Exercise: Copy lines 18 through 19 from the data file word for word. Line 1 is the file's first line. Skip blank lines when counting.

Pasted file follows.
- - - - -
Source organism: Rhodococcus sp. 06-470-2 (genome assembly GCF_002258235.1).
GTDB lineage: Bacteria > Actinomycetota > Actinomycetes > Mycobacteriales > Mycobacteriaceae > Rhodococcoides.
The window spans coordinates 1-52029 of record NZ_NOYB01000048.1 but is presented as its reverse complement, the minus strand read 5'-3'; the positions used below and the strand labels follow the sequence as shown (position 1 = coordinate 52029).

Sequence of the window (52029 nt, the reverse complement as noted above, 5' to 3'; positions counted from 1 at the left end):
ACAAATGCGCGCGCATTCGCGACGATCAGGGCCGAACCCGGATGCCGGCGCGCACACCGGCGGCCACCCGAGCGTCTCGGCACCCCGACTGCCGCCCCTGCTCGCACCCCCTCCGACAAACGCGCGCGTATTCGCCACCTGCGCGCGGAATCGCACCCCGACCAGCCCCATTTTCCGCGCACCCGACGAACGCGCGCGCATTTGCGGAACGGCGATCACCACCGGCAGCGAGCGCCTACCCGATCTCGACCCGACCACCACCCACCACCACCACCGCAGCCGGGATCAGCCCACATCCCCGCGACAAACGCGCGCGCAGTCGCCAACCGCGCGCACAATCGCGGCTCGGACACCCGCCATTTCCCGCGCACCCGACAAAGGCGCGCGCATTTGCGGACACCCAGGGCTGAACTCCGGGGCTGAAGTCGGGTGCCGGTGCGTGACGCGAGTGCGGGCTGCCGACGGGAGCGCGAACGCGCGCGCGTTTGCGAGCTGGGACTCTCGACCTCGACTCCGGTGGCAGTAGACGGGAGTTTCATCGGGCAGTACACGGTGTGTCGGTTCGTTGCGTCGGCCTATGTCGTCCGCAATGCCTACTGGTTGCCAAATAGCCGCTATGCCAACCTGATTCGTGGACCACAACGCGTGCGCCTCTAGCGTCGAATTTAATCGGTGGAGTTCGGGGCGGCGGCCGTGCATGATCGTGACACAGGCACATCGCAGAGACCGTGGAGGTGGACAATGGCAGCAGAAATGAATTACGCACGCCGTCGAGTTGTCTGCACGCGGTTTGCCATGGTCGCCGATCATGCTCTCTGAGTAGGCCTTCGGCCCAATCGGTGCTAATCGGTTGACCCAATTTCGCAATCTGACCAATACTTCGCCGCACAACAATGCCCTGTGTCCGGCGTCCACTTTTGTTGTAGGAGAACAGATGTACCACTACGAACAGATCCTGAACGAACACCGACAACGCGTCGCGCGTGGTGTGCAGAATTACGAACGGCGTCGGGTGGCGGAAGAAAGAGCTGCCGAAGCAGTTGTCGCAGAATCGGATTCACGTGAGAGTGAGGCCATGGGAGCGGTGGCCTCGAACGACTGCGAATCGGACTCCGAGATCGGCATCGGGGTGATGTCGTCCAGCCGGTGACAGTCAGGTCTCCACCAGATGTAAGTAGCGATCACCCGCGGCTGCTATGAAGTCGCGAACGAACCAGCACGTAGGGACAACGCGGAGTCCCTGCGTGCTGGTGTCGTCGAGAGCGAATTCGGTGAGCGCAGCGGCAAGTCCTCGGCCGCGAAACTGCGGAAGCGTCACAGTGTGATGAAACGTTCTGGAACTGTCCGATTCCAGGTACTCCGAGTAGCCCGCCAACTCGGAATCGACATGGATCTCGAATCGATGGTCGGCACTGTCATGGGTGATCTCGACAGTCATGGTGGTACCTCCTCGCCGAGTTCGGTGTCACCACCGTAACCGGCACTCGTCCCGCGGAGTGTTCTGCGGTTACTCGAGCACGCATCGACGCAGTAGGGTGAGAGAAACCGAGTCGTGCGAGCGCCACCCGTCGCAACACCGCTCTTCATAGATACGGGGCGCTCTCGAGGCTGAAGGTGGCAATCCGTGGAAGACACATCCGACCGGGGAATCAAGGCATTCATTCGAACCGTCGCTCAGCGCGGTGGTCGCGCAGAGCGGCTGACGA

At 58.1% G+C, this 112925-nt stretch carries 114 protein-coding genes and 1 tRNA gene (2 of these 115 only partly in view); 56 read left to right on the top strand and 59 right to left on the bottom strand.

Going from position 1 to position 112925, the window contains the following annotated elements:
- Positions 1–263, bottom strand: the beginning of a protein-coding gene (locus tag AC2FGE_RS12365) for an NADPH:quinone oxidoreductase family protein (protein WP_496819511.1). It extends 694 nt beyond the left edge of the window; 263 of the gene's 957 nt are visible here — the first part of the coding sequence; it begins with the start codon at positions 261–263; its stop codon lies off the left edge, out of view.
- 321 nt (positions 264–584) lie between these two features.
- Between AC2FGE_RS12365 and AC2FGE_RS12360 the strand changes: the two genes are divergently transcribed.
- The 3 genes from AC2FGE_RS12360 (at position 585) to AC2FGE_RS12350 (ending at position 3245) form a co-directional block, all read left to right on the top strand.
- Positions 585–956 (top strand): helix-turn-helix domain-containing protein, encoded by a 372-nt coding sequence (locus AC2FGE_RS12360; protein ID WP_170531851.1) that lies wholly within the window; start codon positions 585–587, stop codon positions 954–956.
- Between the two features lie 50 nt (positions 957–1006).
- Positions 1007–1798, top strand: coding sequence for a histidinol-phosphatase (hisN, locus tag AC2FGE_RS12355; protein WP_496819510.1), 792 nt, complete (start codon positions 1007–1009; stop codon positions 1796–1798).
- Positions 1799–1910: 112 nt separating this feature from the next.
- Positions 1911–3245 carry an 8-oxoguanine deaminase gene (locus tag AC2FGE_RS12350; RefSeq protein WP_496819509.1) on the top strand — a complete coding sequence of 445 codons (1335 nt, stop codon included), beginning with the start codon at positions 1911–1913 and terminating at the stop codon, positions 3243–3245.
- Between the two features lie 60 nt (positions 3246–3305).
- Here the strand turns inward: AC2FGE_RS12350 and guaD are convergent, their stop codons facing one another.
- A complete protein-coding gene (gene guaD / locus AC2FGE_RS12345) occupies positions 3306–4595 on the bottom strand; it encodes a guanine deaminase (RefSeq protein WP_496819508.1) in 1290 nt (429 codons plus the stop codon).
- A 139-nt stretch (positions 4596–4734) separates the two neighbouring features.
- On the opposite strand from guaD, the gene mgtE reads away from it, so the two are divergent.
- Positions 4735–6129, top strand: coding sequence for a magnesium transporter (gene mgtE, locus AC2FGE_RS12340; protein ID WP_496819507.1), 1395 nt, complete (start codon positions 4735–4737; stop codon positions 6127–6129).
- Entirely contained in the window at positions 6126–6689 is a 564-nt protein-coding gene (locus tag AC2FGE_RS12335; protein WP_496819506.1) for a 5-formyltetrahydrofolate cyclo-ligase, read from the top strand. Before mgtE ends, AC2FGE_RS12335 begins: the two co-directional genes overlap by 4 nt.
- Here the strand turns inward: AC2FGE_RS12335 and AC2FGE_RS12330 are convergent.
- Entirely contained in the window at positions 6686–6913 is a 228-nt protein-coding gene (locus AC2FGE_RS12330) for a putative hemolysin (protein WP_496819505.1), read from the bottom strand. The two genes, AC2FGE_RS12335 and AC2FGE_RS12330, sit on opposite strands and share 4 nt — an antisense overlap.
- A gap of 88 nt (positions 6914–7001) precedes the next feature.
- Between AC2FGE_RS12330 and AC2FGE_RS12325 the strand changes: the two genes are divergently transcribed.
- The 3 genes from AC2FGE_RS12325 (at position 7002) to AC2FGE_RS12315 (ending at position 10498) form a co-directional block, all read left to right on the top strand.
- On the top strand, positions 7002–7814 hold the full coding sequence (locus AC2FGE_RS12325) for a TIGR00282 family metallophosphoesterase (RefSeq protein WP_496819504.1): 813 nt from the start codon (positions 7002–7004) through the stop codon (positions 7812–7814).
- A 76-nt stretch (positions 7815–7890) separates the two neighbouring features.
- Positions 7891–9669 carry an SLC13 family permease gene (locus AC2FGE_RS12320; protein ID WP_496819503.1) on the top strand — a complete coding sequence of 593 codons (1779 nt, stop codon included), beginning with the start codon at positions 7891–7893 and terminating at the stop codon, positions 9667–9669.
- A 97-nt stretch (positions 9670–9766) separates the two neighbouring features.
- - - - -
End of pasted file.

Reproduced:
- Here the strand turns inward: AC2FGE_RS12350 and guaD are convergent, their stop codons facing one another.
- A complete protein-coding gene (gene guaD / locus AC2FGE_RS12345) occupies positions 3306–4595 on the bottom strand; it encodes a guanine deaminase (RefSeq protein WP_496819508.1) in 1290 nt (429 codons plus the stop codon).